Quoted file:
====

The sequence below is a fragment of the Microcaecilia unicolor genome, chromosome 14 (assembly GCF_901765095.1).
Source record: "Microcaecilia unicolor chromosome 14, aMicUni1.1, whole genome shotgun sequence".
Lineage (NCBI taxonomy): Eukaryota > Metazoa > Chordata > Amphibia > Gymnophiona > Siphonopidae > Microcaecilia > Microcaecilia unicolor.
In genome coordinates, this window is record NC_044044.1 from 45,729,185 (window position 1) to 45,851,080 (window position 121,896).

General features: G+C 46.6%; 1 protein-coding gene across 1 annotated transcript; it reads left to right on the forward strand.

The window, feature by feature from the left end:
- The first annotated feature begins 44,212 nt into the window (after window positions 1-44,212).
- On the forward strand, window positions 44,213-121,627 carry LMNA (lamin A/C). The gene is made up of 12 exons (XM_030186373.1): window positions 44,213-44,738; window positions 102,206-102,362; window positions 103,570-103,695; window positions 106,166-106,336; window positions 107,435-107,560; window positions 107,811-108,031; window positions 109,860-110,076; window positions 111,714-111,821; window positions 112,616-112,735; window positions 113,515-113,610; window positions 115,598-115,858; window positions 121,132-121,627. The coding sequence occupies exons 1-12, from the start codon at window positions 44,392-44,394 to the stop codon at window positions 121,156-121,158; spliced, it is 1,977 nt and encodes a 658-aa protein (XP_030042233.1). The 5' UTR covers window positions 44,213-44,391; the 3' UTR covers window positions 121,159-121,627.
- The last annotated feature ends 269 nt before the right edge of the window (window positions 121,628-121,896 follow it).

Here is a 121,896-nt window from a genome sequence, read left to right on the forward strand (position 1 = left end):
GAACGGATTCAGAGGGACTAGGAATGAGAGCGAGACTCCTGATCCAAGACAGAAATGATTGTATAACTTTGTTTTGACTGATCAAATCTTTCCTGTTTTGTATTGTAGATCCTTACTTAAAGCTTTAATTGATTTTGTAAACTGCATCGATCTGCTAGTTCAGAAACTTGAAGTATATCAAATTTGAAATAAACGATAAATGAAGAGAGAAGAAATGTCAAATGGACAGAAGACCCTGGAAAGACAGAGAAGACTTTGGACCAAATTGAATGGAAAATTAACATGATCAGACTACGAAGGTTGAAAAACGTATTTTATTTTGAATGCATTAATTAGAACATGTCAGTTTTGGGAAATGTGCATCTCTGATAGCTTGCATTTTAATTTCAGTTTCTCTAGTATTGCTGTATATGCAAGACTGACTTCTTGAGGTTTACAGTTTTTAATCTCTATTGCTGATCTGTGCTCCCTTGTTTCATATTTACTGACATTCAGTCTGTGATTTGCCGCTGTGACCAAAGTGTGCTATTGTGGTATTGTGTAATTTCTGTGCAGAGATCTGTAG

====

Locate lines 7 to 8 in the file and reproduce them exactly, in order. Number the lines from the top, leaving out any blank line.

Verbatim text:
- The first annotated feature begins 44,212 nt into the window (after window positions 1-44,212).
- On the forward strand, window positions 44,213-121,627 carry LMNA (lamin A/C). The gene is made up of 12 exons (XM_030186373.1): window positions 44,213-44,738; window positions 102,206-102,362; window positions 103,570-103,695; window positions 106,166-106,336; window positions 107,435-107,560; window positions 107,811-108,031; window positions 109,860-110,076; window positions 111,714-111,821; window positions 112,616-112,735; window positions 113,515-113,610; window positions 115,598-115,858; window positions 121,132-121,627. The coding sequence occupies exons 1-12, from the start codon at window positions 44,392-44,394 to the stop codon at window positions 121,156-121,158; spliced, it is 1,977 nt and encodes a 658-aa protein (XP_030042233.1). The 5' UTR covers window positions 44,213-44,391; the 3' UTR covers window positions 121,159-121,627.